Friday, November 03, 2006

One Skein of Noro Felted Purse – lots of options, 6”-8” X 6”-8” after felting

1 Skein of Noro Kureyon (100yd.)
Small amount of yarn(s) to co-ordinate with the Kureyon
7mm or 7.5mm needles (for base)
8mm 40 cm (16”) circular needle
6.5mm-8mm dpn for I-cord (optional)
Funky button (optional)
Tapestry needle or crochet hook for weaving in ends

Skill Level: Basic + an experimental nature; felting experience (if you need instructions, let me know)

How To:
This is a common purse method, starting with a rectangular knitted base from which you pick up stitches and then knit in the round. Because you are using a bit of extra yarn in addition to the Noro, you will end up with a nice-sized bag and you don’t have to worry about saving those last yards or having straps that come out too short.

With non-Noro CO 20-25 stitches (I use loop CO). I like to use a slightly smaller needle than the main bag and double the yarn for a more solid base.

Knit in garter st. at least 6 ridges (up to 10). It is easiest if your last ridge shows on the same side as the big loops from the cast-on.

With the circular needle, pick up stitches from the short side (however many ridges you knit), pm, then pick up from the CO edge the same number of stitches on the long top edge, pm, then pick up the other short side stitches, pm, and finally transfer the live stitches onto the circular needle and mark the beginning of your round.

Knit at least one round with your base yarn. If you have started with a small base, you can add a few stitches to the sides at this point. You can also add some stitches to the front and back to get a rounder shape. You might end up with something like: 10, 22, 10, 22.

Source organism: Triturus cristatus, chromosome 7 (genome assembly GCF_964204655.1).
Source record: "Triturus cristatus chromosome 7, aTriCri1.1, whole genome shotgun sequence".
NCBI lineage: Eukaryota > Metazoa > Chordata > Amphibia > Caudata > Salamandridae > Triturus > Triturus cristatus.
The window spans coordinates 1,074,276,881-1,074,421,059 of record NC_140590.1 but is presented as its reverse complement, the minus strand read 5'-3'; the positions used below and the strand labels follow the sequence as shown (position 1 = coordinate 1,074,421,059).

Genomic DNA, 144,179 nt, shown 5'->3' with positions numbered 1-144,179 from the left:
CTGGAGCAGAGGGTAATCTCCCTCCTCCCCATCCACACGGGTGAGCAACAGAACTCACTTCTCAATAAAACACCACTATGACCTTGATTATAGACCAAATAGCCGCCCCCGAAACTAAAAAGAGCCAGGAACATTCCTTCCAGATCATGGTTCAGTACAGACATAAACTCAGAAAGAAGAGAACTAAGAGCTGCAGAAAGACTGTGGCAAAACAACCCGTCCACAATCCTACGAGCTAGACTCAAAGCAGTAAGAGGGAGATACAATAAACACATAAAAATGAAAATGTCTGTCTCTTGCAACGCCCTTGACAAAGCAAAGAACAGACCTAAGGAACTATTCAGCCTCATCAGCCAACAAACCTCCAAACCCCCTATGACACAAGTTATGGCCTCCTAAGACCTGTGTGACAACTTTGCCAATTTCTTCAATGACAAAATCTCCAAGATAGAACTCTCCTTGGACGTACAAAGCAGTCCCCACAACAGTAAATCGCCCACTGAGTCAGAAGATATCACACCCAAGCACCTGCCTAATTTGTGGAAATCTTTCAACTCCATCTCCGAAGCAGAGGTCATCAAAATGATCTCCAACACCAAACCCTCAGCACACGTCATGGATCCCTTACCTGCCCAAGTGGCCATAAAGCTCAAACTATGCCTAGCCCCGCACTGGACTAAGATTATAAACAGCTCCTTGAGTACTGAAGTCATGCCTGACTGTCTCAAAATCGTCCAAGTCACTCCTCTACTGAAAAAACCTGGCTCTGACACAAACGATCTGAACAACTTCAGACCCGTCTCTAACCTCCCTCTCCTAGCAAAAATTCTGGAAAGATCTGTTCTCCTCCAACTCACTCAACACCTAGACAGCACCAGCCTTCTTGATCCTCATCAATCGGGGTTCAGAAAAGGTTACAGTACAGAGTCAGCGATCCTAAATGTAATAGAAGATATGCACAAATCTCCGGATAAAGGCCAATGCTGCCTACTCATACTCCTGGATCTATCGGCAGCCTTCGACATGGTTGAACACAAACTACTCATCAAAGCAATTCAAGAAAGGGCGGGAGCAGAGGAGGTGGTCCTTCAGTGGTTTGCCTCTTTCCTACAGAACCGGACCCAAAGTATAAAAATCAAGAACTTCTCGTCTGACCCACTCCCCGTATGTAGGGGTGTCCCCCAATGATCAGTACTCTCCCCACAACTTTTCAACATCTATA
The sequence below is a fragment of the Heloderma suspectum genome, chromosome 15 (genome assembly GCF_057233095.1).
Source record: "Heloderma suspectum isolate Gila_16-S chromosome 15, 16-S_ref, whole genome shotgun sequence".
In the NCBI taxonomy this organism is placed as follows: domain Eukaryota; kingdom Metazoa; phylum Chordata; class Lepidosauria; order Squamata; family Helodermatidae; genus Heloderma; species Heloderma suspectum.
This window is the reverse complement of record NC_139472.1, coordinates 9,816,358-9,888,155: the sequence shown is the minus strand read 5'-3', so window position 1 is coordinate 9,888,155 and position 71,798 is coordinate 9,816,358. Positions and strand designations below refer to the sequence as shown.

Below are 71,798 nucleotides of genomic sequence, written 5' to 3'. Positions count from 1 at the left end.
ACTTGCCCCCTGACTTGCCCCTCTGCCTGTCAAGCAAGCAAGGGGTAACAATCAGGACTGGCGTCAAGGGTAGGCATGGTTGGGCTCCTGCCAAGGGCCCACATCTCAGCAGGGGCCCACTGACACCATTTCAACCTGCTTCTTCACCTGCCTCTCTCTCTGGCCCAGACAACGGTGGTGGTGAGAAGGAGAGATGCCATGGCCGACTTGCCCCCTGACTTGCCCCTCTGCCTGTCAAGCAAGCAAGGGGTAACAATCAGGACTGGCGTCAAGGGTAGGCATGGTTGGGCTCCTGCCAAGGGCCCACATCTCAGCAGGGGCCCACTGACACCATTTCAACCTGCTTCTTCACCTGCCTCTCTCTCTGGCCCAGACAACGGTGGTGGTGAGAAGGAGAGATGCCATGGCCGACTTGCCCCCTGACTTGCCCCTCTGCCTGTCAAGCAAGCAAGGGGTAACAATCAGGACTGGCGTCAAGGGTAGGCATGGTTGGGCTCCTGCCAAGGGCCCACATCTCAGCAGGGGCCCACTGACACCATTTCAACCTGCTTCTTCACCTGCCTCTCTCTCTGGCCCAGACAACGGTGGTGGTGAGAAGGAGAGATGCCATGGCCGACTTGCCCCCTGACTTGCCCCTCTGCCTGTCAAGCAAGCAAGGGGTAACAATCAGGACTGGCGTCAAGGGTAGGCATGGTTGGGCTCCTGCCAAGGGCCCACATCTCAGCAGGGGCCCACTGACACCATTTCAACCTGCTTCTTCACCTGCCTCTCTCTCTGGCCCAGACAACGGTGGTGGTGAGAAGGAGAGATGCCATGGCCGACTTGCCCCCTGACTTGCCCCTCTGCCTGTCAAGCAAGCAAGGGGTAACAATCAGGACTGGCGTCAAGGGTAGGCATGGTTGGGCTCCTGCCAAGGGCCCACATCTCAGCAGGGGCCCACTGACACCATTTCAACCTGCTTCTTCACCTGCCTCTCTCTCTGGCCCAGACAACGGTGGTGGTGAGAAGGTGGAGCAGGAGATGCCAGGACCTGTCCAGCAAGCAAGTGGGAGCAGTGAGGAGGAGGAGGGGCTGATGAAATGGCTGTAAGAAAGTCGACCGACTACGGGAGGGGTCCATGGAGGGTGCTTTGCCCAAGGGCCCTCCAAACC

If you want a taller bag, knit a few more rounds with a single strand, up to an inch or so – the Kureyon will be ‘featured’ in the middle of the bag.

At the beginning of a round, break base yarn and join Kureyon; continue with Kureyon until the skein is done – or you have reached the end of a round and don’t have much left. If you want to your bag to taper in at the top a bit, decrease a few stitches in the last few rows. You could have: 8, 20, 8, 20.

Rejoin base yarn (or a different colour), and knit a few rounds to match the bottom. BO purlwise – this makes a nice little ridge for the top. If you like joining your handles directly to the bag, leave a few live stitches in the middle of the sides (this is good for one strap) or on the fronts and backs within a few stitches of your side markers (for two straps).

For straps, you can make 3, 4, or 5-stitch I-cord or garter stitch them with 5 or 6 stitches. If you use garter stitch, especially if you are only making one strap, you may want to double your yarn. Length can be whatever you like; I have found that 14"-16" make nice 'handles', but you need at least 20" or more for a shoulder bag style.

If you attach the straps before felting, they will blend nicely into the bag, especially if you are sewing them on. You can also make and felt a loop of crochet, braid or I-cord and sew it inside the top edge of the purse when you have finished felting, then sew a button on the purse front. I have found that since felting will twist the stitches a little, it’s better to attach a loop afterwards. You could also knit and attach a small flap in this manner.


Blogger rachel said...

I found your blog through a free felted bag pattern list. I love you creations.

5:35 p.m.  
Blogger Holly said...

Your pattern is a classic bag pattern I've been seeing a lot of variations of. I really like the way you give several options to choose in different places in the pattern. I'm a beginning knitter but love the creative part of adjusting patterns to fit my style. Your pattern makes that easy! Thanks!

11:32 a.m.  

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